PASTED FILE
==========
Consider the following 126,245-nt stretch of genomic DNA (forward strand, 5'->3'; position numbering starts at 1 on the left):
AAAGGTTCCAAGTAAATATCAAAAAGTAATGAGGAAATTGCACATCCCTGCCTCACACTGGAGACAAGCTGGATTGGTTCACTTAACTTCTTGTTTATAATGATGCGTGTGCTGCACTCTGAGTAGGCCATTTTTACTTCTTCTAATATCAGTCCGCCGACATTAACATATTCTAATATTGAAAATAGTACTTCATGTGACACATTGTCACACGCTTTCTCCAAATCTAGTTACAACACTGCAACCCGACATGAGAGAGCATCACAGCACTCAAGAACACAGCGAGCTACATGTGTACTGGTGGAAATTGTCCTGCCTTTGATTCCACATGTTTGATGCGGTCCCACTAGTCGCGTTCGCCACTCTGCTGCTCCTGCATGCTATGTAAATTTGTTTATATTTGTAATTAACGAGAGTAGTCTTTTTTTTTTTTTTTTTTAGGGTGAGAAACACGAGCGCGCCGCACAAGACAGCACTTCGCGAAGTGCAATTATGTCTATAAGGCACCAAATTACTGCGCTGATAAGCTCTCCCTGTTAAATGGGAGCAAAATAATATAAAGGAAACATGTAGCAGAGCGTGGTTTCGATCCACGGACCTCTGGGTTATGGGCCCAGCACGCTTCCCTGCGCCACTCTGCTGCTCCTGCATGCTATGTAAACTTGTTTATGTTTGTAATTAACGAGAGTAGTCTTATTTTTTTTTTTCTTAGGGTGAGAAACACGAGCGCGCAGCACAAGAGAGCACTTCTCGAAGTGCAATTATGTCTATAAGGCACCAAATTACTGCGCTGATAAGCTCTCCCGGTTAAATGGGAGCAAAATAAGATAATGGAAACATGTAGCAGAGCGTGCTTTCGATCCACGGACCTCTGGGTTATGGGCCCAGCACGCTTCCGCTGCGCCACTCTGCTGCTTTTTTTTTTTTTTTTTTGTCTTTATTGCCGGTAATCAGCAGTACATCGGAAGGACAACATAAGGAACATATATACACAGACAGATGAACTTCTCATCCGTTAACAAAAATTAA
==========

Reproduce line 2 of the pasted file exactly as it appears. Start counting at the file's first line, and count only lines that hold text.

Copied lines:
AAAGGTTCCAAGTAAATATCAAAAAGTAATGAGGAAATTGCACATCCCTGCCTCACACTGGAGACAAGCTGGATTGGTTCACTTAACTTCTTGTTTATAATGATGCGTGTGCTGCACTCTGAGTAGGCCATTTTTACTTCTTCTAATATCAGTCCGCCGACATTAACATATTCTAATATTGAAAATAGTACTTCATGTGACACATTGTCACACGCTTTCTCCAAATCTAGTTACAACACTGCAACCCGACATGAGAGAGCATCACAGCACTCAAGAACACAGCGAGCTACATGTGTACTGGTGGAAATTGTCCTGCCTTTGATTCCACATGTTTGATGCGGTCCCACTAGTCGCGTTCGCCACTCTGCTGCTCCTGCATGCTATGTAAATTTGTTTATATTTGTAATTAACGAGAGTAGTCTTTTTTTTTTTTTTTTTTAGGGTGAGAAACACGAGCGCGCCGCACAAGACAGCACTTCGCGAAGTGCAATTATGTCTATAAGGCACCAAATTACTGCGCTGATAAGCTCTCCCTGTTAAATGGGAGCAAAATAATATAAAGGAAACATGTAGCAGAGCGTGGTTTCGATCCACGGACCTCTGGGTTATGGGCCCAGCACGCTTCCCTGCGCCACTCTGCTGCTCCTGCATGCTATGTAAACTTGTTTATGTTTGTAATTAACGAGAGTAGTCTTATTTTTTTTTTTCTTAGGGTGAGAAACACGAGCGCGCAGCACAAGAGAGCACTTCTCGAAGTGCAATTATGTCTATAAGGCACCAAATTACTGCGCTGATAAGCTCTCCCGGTTAAATGGGAGCAAAATAAGATAATGGAAACATGTAGCAGAGCGTGCTTTCGATCCACGGACCTCTGGGTTATGGGCCCAGCACGCTTCCGCTGCGCCACTCTGCTGCTTTTTTTTTTTTTTTTTTGTCTTTATTGCCGGTAATCAGCAGTACATCGGAAGGACAACATAAGGAACATATATACACAGACAGATGAACTTCTCATCCGTTAACAAAAATTAA